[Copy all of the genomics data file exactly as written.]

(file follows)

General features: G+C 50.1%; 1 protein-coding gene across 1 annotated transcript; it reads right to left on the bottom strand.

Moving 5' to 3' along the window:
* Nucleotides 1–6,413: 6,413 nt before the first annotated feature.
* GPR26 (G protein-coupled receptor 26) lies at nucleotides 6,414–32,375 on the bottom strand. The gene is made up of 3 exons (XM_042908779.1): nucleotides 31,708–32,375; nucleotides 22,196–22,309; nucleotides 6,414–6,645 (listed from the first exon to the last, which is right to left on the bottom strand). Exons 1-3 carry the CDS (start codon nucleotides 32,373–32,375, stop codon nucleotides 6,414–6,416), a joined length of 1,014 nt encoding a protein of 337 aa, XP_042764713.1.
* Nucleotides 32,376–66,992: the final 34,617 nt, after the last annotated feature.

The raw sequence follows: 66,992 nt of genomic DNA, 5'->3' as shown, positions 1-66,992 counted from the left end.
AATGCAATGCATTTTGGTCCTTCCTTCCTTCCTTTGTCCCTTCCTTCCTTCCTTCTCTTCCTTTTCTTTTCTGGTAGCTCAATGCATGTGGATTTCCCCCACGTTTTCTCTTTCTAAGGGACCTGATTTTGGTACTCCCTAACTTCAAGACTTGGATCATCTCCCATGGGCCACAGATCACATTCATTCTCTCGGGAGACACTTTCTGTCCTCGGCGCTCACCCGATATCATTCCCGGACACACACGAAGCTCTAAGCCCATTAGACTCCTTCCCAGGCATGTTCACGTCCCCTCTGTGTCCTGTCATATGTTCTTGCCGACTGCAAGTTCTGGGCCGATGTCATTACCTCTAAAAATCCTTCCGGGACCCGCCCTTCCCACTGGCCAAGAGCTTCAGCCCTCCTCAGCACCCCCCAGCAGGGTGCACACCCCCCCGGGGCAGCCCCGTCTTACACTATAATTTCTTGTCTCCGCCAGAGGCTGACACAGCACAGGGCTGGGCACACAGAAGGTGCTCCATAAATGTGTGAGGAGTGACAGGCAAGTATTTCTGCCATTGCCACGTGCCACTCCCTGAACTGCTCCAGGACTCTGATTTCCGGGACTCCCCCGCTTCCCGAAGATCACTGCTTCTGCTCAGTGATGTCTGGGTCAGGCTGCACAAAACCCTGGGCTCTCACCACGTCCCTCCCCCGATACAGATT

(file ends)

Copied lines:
General features: G+C 50.1%; 1 protein-coding gene across 1 annotated transcript; it reads right to left on the bottom strand.

Moving 5' to 3' along the window:
* Nucleotides 1–6,413: 6,413 nt before the first annotated feature.
* GPR26 (G protein-coupled receptor 26) lies at nucleotides 6,414–32,375 on the bottom strand. The gene is made up of 3 exons (XM_042908779.1): nucleotides 31,708–32,375; nucleotides 22,196–22,309; nucleotides 6,414–6,645 (listed from the first exon to the last, which is right to left on the bottom strand). Exons 1-3 carry the CDS (start codon nucleotides 32,373–32,375, stop codon nucleotides 6,414–6,416), a joined length of 1,014 nt encoding a protein of 337 aa, XP_042764713.1.
* Nucleotides 32,376–66,992: the final 34,617 nt, after the last annotated feature.

The raw sequence follows: 66,992 nt of genomic DNA, 5'->3' as shown, positions 1-66,992 counted from the left end.
AATGCAATGCATTTTGGTCCTTCCTTCCTTCCTTTGTCCCTTCCTTCCTTCCTTCTCTTCCTTTTCTTTTCTGGTAGCTCAATGCATGTGGATTTCCCCCACGTTTTCTCTTTCTAAGGGACCTGATTTTGGTACTCCCTAACTTCAAGACTTGGATCATCTCCCATGGGCCACAGATCACATTCATTCTCTCGGGAGACACTTTCTGTCCTCGGCGCTCACCCGATATCATTCCCGGACACACACGAAGCTCTAAGCCCATTAGACTCCTTCCCAGGCATGTTCACGTCCCCTCTGTGTCCTGTCATATGTTCTTGCCGACTGCAAGTTCTGGGCCGATGTCATTACCTCTAAAAATCCTTCCGGGACCCGCCCTTCCCACTGGCCAAGAGCTTCAGCCCTCCTCAGCACCCCCCAGCAGGGTGCACACCCCCCCGGGGCAGCCCCGTCTTACACTATAATTTCTTGTCTCCGCCAGAGGCTGACACAGCACAGGGCTGGGCACACAGAAGGTGCTCCATAAATGTGTGAGGAGTGACAGGCAAGTATTTCTGCCATTGCCACGTGCCACTCCCTGAACTGCTCCAGGACTCTGATTTCCGGGACTCCCCCGCTTCCCGAAGATCACTGCTTCTGCTCAGTGATGTCTGGGTCAGGCTGCACAAAACCCTGGGCTCTCACCACGTCCCTCCCCCGATACAGATT